Case series reports describing the deleterious effects of CXL have been published describing stro mal degeneration and progressive corneal thinning as a rare, but sight-threatening complication of CXL.[9]

Contrary to this, one of the case reports also described spontaneous resolution of acute corneal hydrops in a pregnant female already treated with CXL for KC, indicating the strength of collagen fibers in the anterior stroma post CXL, which proved to be beneficial.[10]

Also, multiple case studies are published describing the dynamics of progression in pregnant females after a previous successful accelerated CXL treatment during and after pregnancy.[11]

These could be the possible reasons for the progression observed in the first trimester of pregnancy in our patient.

Nonetheless, in this case report, we would like to highlight the advanced progression of KC in a pregnant female leading to impending perforation, irrespective of previous successful management with CXL 7 years back. The patient was then successfully managed with full-thickness penetrating keratoplasty.

  Conclusion Top

Corneal melt post CXL in a pregnant female with stable KC is a rare occurrence. Hormonal changes during pregnancy with multiple associated factors are responsible for progression of KC and are well documented in the past. Early diagnosis and prompt treatment in such patients prove to be beneficial with predictable outcomes. However, the efficacy of CXL requires further probing and evaluation.

Declaration of patient consent

The authors certify that they have obtained all appropriate patient consent forms. In the form, the patient(s) has/have given his/her/their consent for his/her/their images and other clinical information to be reported in the journal. The patients understand that their names and initials will not be published and due efforts will be made to conceal their identity, but anonymity cannot be guaranteed.

Financial support and sponsorship


Conflicts of interest

There are no conflicts of interest.

  References Top

Cozma I, Atherley C, James NJ. Influence of ethnic origin on the incidence of keratoconus and associated atopic disease in Asian and white patients. Eye (Lond) 2005;19:924-5.  Back to cited text no. 1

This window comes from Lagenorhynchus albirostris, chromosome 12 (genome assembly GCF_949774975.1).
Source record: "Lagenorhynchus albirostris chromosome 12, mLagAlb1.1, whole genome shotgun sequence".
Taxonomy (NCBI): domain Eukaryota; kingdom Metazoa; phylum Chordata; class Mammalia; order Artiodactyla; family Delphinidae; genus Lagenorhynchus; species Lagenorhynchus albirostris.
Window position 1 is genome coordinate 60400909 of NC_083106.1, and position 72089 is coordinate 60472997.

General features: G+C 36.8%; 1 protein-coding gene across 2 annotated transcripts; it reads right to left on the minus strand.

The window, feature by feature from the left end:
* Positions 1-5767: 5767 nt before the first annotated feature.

Rabinowitz YS. Keratoconus. Surv Ophthalmol 1998;42:297-319.  Back to cited text no. 2
Hafezi F, Iseli HP. Pregnancy-related exacerbation of iatrogenic keratectasia despite corneal collagen crosslinking. J Cataract Refract Surg 2008;34:1219-21.  Back to cited text no. 3
Park SB, Lindahl KJ, Temnycky GO, Aquavella JV. The effect of pregnancy on corneal curvature. CLAO J 1992;18:256-9.  Back to cited text no. 4
Spoerl E, Zubaty V, Raiskup-Wolf F, Pillunat LE. Oestrogen-induced changes in biomechanics in the cornea as a possible reason for keratectasia. Br J Ophthalmol 2007;91:1547-50.  Back to cited text no. 5
Curry TE Jr, Smith MF. Impact of extracellular matrix remodeling on ovulation and the folliculo-luteal transition. Semin Reprod Med 2006;24:228-41.  Back to cited text no. 6
Zare MA, Mazloumi M, Farajipour H, Hoseini B, Fallah MR, Mahrjerdi HZ, et al. Effects of corneal collagen crosslinking on confocal microscopic findings and tear indices in patients with progressive keratoconus. Int J Prev Med 2016;7:132.  Back to cited text no. 7
  [Full text]  
Lim LS, Beuerman R, Lim L, Tan DT. Late-onset deep stromal scarring after riboflavin-UV-A corneal collagen cross-linking for mild keratoconus. Arch Ophthalmol 2011;129:360-2.  Back to cited text no. 8
Prabhakar GV, Panickar N, Reddy JK, Sivasubramaniam SK, Singh A. Severe focal stromal degeneration up to Descemet membrane after corneal collagen cross-linking. Indian J Ophthalmol 2020;68:224-6.  Back to cited text no. 9
[PUBMED]  [Full text]  
Stock RA, Thumé T, Bonamigo EL. Acute corneal hydrops during pregnancy with spontaneous resolution after corneal cross-linking for keratoconus: A case report. J Med Case Rep 2017;11:53.  Back to cited text no. 10
Sarac O, Yesilirmak N, Caglayan M, Yaman D, Ozdas D, Toklu Y, et al. Dynamics of keratoconus progression after a previous successful accelerated crosslinking treatment during and after pregnancy. J Cataract Refract Surg 2022;48:599-603.  Back to cited text no. 11


  [Figure 1], [Figure 2], [Figure 3], [Figure 4]